I arrive in Guatemala on a propeller plane and head straight to Antigua. It is love at first sight with this beautiful town, with it’s cobbled stone streets, ruins and amazing colours and textiles of the Maya population.
The women here wear the traditional and colourful clothing. The square-cut blouse is called huipil or güipil, the long skirts are called corte, and this is held up by a woven belt called faja. Every region has it’s own distinctive pattern and colour combinations. As a designer I go totally bonkers of delight. The vibrant colours and the intricate patterns of the textiles are so inspiring and I enjoy people watching more than ever here.
I like the whole feeling of this old town with it’s beautiful buildings in Spanish baroque style, which used to be Spain’s colonial capital before it was severely destroyed by earthquakes in 1773 and the new capital was moved to a safer place, which is where Guatemala City is situated now.
The town is dotted with ruins that remain from the earthquakes.
The volcanoes that surround the town are beautiful and are a stunning backdrop. This is the Volcán de Aqua. But they are also a reminder of the unpredictability of nature here.
The volcano Fuego, Volcán de Fuego, is constantly active. When I’m here it’s spewing smoke and has lava running down its sides. It’s kind of scary to have this sight from ones very own bedroom window!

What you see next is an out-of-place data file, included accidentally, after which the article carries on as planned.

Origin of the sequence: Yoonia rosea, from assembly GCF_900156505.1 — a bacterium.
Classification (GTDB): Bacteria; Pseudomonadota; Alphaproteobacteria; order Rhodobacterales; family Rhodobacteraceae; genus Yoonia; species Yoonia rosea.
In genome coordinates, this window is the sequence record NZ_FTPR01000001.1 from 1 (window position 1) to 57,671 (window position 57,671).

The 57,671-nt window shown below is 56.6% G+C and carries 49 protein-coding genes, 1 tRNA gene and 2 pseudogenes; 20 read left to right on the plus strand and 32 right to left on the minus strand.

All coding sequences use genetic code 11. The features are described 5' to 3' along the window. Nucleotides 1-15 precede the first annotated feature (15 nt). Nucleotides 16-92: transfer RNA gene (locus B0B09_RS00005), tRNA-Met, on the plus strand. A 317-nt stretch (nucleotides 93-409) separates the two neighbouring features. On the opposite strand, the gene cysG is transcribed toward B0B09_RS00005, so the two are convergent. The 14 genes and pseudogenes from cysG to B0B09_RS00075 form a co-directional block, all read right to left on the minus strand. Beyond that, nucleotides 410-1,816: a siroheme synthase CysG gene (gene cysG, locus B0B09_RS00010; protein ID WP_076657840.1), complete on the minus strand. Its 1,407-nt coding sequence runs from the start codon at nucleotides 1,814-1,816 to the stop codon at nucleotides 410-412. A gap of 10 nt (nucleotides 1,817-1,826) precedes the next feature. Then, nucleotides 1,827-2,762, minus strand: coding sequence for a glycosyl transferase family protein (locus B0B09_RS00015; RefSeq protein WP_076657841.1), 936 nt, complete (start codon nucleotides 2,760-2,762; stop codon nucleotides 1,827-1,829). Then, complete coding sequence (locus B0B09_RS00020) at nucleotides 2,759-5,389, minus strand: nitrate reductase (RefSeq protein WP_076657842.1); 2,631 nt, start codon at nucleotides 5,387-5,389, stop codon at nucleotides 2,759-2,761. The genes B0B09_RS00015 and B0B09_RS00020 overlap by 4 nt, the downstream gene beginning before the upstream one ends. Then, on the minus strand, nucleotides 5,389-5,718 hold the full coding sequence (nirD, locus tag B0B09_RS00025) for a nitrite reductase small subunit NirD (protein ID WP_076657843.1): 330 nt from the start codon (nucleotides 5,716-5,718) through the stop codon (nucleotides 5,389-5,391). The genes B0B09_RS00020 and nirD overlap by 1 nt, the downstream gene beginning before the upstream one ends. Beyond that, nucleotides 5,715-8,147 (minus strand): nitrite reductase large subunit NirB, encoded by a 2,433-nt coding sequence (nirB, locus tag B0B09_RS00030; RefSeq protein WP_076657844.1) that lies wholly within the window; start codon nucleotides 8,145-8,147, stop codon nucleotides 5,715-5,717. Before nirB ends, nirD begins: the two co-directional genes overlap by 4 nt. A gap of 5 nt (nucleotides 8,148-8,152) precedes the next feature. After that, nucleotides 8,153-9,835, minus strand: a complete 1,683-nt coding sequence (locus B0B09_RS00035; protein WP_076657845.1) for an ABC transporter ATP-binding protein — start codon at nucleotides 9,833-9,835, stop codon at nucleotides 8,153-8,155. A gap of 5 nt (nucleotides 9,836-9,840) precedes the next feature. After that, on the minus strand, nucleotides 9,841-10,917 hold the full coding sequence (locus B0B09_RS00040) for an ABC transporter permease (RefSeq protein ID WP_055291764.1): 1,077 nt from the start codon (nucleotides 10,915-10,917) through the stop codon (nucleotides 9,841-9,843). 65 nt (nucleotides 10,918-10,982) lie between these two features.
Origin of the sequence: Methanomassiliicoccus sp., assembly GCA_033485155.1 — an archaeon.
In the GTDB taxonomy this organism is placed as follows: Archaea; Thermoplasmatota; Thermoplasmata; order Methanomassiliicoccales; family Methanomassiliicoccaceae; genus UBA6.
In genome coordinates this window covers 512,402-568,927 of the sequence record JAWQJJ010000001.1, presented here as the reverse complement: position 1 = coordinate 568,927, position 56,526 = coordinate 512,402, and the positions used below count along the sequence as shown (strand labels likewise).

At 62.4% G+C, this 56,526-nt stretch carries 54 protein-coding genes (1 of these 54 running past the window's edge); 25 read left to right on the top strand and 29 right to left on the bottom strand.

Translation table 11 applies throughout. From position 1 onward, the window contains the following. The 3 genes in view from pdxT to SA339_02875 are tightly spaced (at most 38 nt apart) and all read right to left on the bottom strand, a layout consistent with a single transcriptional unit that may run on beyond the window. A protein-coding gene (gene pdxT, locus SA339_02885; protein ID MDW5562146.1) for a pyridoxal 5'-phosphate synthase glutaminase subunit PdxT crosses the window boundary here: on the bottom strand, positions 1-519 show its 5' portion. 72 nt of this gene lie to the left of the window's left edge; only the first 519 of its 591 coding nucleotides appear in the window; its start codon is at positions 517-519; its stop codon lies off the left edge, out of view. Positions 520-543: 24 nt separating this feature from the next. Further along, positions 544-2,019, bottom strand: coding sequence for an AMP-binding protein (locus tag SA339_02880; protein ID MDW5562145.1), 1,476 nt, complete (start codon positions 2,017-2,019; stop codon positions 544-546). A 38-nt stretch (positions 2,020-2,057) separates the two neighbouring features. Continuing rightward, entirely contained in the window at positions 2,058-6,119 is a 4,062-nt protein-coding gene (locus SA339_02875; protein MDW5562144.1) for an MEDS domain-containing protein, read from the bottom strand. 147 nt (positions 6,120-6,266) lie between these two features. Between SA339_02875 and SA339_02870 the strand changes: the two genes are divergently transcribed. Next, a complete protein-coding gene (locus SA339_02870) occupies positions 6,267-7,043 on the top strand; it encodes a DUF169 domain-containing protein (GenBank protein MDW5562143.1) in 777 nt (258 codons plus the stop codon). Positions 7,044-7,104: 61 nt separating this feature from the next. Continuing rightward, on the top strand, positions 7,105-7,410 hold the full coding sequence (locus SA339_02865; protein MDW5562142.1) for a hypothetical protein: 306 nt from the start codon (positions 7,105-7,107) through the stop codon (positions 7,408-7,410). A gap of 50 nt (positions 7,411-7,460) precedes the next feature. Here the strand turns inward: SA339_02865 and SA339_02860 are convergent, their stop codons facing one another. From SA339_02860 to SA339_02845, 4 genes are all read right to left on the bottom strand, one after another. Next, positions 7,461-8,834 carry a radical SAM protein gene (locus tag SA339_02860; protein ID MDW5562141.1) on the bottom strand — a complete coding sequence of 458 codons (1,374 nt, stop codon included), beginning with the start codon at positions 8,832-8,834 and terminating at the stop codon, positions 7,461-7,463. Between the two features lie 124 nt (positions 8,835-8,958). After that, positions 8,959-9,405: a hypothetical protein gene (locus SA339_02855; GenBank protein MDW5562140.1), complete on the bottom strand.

Saying that I thoroughly enjoy my stay with Rafa and his wife Agustina in their delightful and friendly small hotel, Casa del Arco, close to the historic Arch, that connect two parts of and old convent. Thanks to long and interesting talks with Rafa I learned a lot about the richness of this town and of interesting places to see. This is my small balcony overlooking the cobbled street.
The Arch is just a little further along the street from where I’m staying. Horse and carriage are not an unusual sight here.
Women selling textiles is another common sight.
The beautiful square with it’s park is just a few steps from my hotel.
Strolling around town I come upon an artist at work.
Behind the market is where you find the chicken buses. I thought that they were going to be rather ramshackle and run down but how wrong wasn’t I? On the contrary, they are lovingly polished and cared for and adorned and pimped with all kinds of imaginative decorations. Didn’t have the nerve to go in one myself though after I seeing the sports car driving technique these drivers use.
A Street stall at the bus station making the typical flat corn bread.
The women wear the traditional clothing but the men usually wear western clothes and a hat like this one.
The sun is setting in Antigua. Tomorrow I’m leaving this pretty town for San Marcos.
Copyright and photo: Anita Martinez Beijer